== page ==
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Buy for $23.93
Appalled by the punishment of her rebellious friend Nazrah, youngest and most petulant wife of Prince Bawad of Wasabia, Florence Farfarletti decides to draw a line in the sand. As Deputy to the deputy assistant secretary for Near East Affairs, Florence invents a far-reaching, wide-ranging plan for female emancipation in that part of the world.
The U.S. government, of course, tells her to forget it. Publicly, that is. Privately, she's enlisted in a top-secret mission to impose equal rights for the sexes on the small emirate of Matar (pronounced "Mutter"), the "Switzerland of the Persian Gulf". Her crack team: a CIA killer, a snappy PR man, and a brilliant but frustrated gay bureaucrat. Her weapon: TV shows.
The lineup on TV Matar includes A Thousand and One Mornings, a daytime talk show that features self-defense tips to be used against boyfriends during Ramadan; an addictive soap opera featuring strangely familiar members of the Matar royal family; and a sitcom about an inept but ruthless squad of religious police, pitched as "Friends from Hell."
The result: the first deadly car bombs in the country since 1936, a fatwa against the station's entire staff, a struggle for control of the kingdom, and, of course, interference from the French. And that's only the beginning.
A merciless dismantling of both American ineptitude and Arabic intolerance, Florence of Arabia is Christopher Buckley's funniest and most serious novel yet, a biting satire of how U.S. good intentions can cause the Shiite to hit the fan.
"Delightfully clever." (The New York Times)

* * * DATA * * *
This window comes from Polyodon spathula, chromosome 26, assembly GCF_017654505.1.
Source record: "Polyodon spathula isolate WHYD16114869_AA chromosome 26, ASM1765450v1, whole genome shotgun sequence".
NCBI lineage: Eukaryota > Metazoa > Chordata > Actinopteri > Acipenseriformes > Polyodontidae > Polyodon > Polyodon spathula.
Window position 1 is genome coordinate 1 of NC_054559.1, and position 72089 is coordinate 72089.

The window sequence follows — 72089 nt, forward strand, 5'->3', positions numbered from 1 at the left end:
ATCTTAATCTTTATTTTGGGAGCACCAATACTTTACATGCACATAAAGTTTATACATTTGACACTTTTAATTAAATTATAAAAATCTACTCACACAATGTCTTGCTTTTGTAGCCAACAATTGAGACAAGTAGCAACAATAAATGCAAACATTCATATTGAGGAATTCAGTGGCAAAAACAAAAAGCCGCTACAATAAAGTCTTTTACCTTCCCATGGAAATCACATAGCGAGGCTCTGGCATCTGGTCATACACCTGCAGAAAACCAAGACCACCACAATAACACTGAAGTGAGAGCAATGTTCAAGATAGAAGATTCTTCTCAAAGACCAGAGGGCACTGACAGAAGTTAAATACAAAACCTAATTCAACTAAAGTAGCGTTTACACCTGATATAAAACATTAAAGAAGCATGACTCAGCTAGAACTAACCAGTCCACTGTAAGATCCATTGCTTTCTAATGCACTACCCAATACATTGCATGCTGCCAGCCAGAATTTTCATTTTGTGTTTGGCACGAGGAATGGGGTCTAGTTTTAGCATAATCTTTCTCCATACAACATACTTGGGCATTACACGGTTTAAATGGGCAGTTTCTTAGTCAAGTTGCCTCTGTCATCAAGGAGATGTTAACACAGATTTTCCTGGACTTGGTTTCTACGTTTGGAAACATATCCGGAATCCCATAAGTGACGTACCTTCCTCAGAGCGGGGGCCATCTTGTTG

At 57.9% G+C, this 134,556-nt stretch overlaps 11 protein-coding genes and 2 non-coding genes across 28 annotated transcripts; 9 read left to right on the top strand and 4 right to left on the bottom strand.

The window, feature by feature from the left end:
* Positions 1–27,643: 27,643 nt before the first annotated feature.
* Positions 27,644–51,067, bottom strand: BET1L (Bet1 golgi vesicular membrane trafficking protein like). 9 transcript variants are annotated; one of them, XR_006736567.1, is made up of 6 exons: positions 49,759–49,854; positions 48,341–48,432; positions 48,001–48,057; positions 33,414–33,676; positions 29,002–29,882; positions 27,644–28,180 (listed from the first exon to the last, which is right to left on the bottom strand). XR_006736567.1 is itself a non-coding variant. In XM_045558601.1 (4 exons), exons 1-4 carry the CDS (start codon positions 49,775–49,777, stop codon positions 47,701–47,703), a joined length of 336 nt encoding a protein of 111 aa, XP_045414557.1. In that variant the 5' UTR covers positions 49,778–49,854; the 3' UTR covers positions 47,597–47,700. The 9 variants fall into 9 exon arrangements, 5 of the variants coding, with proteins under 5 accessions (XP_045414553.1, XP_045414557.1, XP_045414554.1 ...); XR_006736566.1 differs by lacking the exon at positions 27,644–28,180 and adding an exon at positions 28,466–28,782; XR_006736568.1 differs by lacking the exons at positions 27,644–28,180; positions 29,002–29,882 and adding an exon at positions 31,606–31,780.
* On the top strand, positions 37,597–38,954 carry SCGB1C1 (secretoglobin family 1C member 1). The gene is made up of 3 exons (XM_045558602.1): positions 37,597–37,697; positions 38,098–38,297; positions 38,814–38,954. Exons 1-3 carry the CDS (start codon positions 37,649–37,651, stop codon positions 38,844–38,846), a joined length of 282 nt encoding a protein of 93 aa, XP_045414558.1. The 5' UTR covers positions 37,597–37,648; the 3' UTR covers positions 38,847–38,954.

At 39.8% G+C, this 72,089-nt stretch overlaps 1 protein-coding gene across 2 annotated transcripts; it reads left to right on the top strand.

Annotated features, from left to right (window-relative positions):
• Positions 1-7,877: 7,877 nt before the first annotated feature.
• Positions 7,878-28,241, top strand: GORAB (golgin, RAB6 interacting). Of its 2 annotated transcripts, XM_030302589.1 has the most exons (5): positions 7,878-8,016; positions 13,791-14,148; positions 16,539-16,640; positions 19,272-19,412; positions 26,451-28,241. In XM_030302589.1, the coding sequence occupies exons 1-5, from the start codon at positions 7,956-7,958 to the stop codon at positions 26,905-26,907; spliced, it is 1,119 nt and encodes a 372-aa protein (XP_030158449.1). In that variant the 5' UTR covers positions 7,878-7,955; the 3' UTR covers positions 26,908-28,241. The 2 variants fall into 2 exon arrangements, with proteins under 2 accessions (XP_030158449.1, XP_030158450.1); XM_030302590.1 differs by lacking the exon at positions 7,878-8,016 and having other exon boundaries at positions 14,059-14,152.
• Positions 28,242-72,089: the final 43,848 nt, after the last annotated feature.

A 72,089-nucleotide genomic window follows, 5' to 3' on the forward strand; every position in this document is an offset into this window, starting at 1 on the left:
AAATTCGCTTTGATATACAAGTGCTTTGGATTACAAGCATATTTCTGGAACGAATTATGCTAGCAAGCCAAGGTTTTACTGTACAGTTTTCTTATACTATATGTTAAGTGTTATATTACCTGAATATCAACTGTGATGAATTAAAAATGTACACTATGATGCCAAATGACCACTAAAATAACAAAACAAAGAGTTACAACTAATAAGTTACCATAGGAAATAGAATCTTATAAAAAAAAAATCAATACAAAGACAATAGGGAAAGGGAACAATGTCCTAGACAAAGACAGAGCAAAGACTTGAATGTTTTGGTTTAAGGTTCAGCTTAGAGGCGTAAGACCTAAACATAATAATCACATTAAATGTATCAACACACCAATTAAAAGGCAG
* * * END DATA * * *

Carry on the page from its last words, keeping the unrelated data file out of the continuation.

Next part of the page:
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- Caitlin Elam
I’ve read it before but...
I absolutely love this novel. I’ve read it before twice but I wanted to listen to it while I went around the house and got stuff done. Well, I got tons of stuff done and finished it in less than a day - I was so enraptured with the story yet again (as well as by the excellent reading from Patricia Kalember), the hours flew by until, sadly, the story was over. The mark of s great book is that, while you felt it ended well, you still didn’t want it to end.
I didn’t know much about Islam before I read this (besides what I’d learned in comparative religions) and I was surprised to learn upon further research that, besides the fictitious countries of Wasabi and Matar and their history, most of the finer points were true. Women are systematically repressed and discriminated against in the most brutal ways in the Middle East and, while America can do much about it, the flow of oil prevents it.
I don’t know why this isn’t required reading alongside Jonathan Swift’s “A Modest Proposal”. It’s a great satire with fun/dynamic characters, along with action, romance, intrigue, politics, humor, and drama. Most all of Christopher Buckley’s novels are this way and I’ll be a fan of his work until the day I leave this Earth. He is one of my literary rockstar heroes and I would give an awful lot to meet him and pick his brain about his process.